The constellation Sagitta
- Latin name
- Northern hemisphere
- June - September
- 80 deg²
- Brightest star
- γ Sagittae (HIP number 98337)
- Globular cluster, planetary nebulae, emission nebula
The Sagitta, Latin for Arrow, is a small and inconspicuous constellation in the northern sky. It is a classical constellation of antiquity that was described by the Roman-Greek astronomer Claudius Ptolemy. In its area is a unique deep-sky object.
Hemisphere, visibility, and area
The constellation Sagitta lies in the northern celestial sky and can be observed from many locations. It is visible from all places in the northern hemisphere, and it appears completely in the night sky up to the 69th latitude south of the equator. It can only not be seen from the Antarctic.
The best time to observe it is from June to September, with August being the best month. Sagitta has an area of only about 80 square degrees, making it the third smallest constellation in the entire sky.
In star charts, the constellation is visualized with its main stars, which form a recognizable arrow. The brightest star is γ Sagittae (Gamma Sagittae). It has an apparent magnitude of only about 3.5 and is located approximately 260 light-years away from earth.
The other stars are even dimmer, making it challenging to locate the Sagitta in the night sky. Therefore, it can be helpful to use other nearby constellations as reference points. The four constellations adjacent to Sagitta are Vulpecula, Hercules, Aquila, and Delphinus.
Specialties in the constellation
In the area of the Sagitta, there are several planetary nebulae, as well as a globular cluster and an emission nebula.
Especially interesting is the emission nebula M1-67, as it is a Wolf-Rayet ring nebula, which means it is the exposed core of a former massive star. The apparent magnitude of the star is around 11.2 mag, and its distance from earth is estimated to be more than 10,000 light-years. Due to its exceptionally strong stellar wind, the outer shell is being pushed away from the star at high speed, creating a circumstellar nebula.
The planetary nebulae are not particularly bright and, therefore, cannot be seen with the naked eye.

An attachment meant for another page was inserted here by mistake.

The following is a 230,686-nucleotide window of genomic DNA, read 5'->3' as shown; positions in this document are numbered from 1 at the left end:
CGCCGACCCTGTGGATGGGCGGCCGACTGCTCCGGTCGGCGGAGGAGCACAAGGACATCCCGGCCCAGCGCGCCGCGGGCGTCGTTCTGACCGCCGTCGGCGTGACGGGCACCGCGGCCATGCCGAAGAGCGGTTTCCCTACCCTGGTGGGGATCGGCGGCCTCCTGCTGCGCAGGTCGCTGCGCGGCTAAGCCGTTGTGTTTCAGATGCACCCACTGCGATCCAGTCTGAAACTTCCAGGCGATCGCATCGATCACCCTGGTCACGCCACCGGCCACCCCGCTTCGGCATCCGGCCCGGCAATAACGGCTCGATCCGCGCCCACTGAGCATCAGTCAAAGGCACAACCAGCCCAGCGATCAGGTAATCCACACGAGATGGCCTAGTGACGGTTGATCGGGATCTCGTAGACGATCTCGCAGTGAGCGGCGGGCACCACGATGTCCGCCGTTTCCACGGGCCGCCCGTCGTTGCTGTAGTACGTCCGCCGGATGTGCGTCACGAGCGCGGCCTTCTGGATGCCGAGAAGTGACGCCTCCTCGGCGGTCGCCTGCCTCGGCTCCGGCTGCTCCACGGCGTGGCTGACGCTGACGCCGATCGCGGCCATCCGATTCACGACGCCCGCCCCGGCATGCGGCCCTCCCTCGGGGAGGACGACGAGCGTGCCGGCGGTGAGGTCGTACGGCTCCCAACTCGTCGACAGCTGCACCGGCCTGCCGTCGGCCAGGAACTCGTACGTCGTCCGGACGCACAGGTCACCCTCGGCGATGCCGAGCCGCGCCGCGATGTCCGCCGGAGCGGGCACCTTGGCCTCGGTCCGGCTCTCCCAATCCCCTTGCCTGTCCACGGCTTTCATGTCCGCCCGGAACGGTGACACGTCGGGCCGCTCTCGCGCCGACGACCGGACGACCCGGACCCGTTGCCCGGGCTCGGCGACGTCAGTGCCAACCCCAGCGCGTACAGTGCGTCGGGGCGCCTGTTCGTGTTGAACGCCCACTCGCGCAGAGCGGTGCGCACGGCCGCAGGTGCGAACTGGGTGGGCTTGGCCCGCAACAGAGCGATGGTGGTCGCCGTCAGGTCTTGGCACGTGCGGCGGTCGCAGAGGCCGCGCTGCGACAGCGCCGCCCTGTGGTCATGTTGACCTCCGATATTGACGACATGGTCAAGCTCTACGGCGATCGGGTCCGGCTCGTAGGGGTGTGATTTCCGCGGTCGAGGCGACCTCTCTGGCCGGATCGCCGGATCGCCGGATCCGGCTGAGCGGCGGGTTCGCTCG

The globular cluster M71 (Messier 71) or NGC 6838 is slightly brighter but only visible with professional equipment, such as telescopes or binoculars. Its apparent magnitude is about 8.4 mag, and it is estimated to be 13,000 light-years away.
There are several versions regarding the mythological origin of the constellation.
One version says that the constellation represents the arrow that killed the doctor Asklepios. The Centaur Cheiron had trained the son of Apollo to become an excellent physician. Through his studies of a snake, he discovered a means of reviving the dead.
This did not please Hades, the god of the underworld, so he asked his brother Zeus to end Asklepios' life. Zeus granted Hades' wish and had the doctor killed by an arrow from another centaur. To appease Asklepios' father Apollo, he placed Asklepios, along with the Serpens (English: Snake), as the Ophiuchus (English: Serpent-bearer) in the sky.
A later version is associated with Hercules. Prometheus, who was punished by the gods for delivering fire to humans and chained to a rock, suffered excruciating pain. Every day an eagle (Latin: Aquila) came and ate his liver. Because of his immortality, Prometheus could not escape the agony until Hercules shot down the eagle with an arrow and freed Prometheus.
In Roman antiquity, the arrow was later interpreted as Cupid's love arrow, which ignited Zeus' passion for the young Aquarius Ganymede.Published
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